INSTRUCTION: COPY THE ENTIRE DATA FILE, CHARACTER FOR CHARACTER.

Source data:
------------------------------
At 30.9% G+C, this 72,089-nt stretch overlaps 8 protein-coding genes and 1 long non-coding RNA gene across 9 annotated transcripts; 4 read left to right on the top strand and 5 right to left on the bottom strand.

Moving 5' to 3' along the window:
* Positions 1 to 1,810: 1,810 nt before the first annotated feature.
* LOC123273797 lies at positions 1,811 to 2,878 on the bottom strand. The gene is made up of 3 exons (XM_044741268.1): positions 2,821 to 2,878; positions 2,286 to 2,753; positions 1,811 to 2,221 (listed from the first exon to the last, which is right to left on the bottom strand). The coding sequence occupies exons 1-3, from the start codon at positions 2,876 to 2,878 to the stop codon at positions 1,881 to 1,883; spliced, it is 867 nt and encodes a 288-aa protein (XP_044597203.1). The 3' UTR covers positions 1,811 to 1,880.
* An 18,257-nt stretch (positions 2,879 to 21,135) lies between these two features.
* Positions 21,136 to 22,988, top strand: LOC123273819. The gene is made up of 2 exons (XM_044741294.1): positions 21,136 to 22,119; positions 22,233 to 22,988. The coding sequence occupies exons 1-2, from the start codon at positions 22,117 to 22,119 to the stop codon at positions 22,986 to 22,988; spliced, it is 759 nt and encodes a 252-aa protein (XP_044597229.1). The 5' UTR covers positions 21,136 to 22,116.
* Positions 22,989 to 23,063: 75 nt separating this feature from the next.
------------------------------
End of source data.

At 30.9% G+C, this 72,089-nt stretch overlaps 8 protein-coding genes and 1 long non-coding RNA gene across 9 annotated transcripts; 4 read left to right on the top strand and 5 right to left on the bottom strand.

Moving 5' to 3' along the window:
* Positions 1 to 1,810: 1,810 nt before the first annotated feature.
* LOC123273797 lies at positions 1,811 to 2,878 on the bottom strand. The gene is made up of 3 exons (XM_044741268.1): positions 2,821 to 2,878; positions 2,286 to 2,753; positions 1,811 to 2,221 (listed from the first exon to the last, which is right to left on the bottom strand). The coding sequence occupies exons 1-3, from the start codon at positions 2,876 to 2,878 to the stop codon at positions 1,881 to 1,883; spliced, it is 867 nt and encodes a 288-aa protein (XP_044597203.1). The 3' UTR covers positions 1,811 to 1,880.
* An 18,257-nt stretch (positions 2,879 to 21,135) lies between these two features.
* Positions 21,136 to 22,988, top strand: LOC123273819. The gene is made up of 2 exons (XM_044741294.1): positions 21,136 to 22,119; positions 22,233 to 22,988. The coding sequence occupies exons 1-2, from the start codon at positions 22,117 to 22,119 to the stop codon at positions 22,986 to 22,988; spliced, it is 759 nt and encodes a 252-aa protein (XP_044597229.1). The 5' UTR covers positions 21,136 to 22,116.
* Positions 22,989 to 23,063: 75 nt separating this feature from the next.